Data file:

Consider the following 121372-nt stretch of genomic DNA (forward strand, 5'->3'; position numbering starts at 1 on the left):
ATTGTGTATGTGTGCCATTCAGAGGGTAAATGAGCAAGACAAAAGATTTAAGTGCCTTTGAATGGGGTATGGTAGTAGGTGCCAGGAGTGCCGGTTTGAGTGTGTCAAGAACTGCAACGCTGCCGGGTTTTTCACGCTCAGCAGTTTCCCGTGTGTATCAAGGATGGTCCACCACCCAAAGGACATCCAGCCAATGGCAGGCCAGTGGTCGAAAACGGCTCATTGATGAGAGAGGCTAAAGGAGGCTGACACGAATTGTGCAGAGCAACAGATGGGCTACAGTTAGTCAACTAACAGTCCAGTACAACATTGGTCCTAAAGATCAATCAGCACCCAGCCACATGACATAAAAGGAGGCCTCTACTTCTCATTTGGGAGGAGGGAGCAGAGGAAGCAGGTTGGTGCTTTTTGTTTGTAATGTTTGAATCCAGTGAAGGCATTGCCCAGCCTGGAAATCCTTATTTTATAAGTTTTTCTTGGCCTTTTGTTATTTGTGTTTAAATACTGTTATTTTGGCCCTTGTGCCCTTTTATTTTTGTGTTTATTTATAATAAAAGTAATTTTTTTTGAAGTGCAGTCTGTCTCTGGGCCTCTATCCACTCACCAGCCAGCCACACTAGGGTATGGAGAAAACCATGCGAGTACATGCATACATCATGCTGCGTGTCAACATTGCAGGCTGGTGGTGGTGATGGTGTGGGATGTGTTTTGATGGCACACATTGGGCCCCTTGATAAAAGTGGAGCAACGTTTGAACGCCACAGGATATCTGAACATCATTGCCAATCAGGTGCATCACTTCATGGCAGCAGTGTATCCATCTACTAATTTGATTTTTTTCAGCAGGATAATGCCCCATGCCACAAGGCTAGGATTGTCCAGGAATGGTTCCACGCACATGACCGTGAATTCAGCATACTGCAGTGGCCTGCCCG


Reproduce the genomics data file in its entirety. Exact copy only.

Consider the following 121372-nt stretch of genomic DNA (forward strand, 5'->3'; position numbering starts at 1 on the left):
ATTGTGTATGTGTGCCATTCAGAGGGTAAATGAGCAAGACAAAAGATTTAAGTGCCTTTGAATGGGGTATGGTAGTAGGTGCCAGGAGTGCCGGTTTGAGTGTGTCAAGAACTGCAACGCTGCCGGGTTTTTCACGCTCAGCAGTTTCCCGTGTGTATCAAGGATGGTCCACCACCCAAAGGACATCCAGCCAATGGCAGGCCAGTGGTCGAAAACGGCTCATTGATGAGAGAGGCTAAAGGAGGCTGACACGAATTGTGCAGAGCAACAGATGGGCTACAGTTAGTCAACTAACAGTCCAGTACAACATTGGTCCTAAAGATCAATCAGCACCCAGCCACATGACATAAAAGGAGGCCTCTACTTCTCATTTGGGAGGAGGGAGCAGAGGAAGCAGGTTGGTGCTTTTTGTTTGTAATGTTTGAATCCAGTGAAGGCATTGCCCAGCCTGGAAATCCTTATTTTATAAGTTTTTCTTGGCCTTTTGTTATTTGTGTTTAAATACTGTTATTTTGGCCCTTGTGCCCTTTTATTTTTGTGTTTATTTATAATAAAAGTAATTTTTTTTGAAGTGCAGTCTGTCTCTGGGCCTCTATCCACTCACCAGCCAGCCACACTAGGGTATGGAGAAAACCATGCGAGTACATGCATACATCATGCTGCGTGTCAACATTGCAGGCTGGTGGTGGTGATGGTGTGGGATGTGTTTTGATGGCACACATTGGGCCCCTTGATAAAAGTGGAGCAACGTTTGAACGCCACAGGATATCTGAACATCATTGCCAATCAGGTGCATCACTTCATGGCAGCAGTGTATCCATCTACTAATTTGATTTTTTTCAGCAGGATAATGCCCCATGCCACAAGGCTAGGATTGTCCAGGAATGGTTCCACGCACATGACCGTGAATTCAGCATACTGCAGTGGCCTGCCCG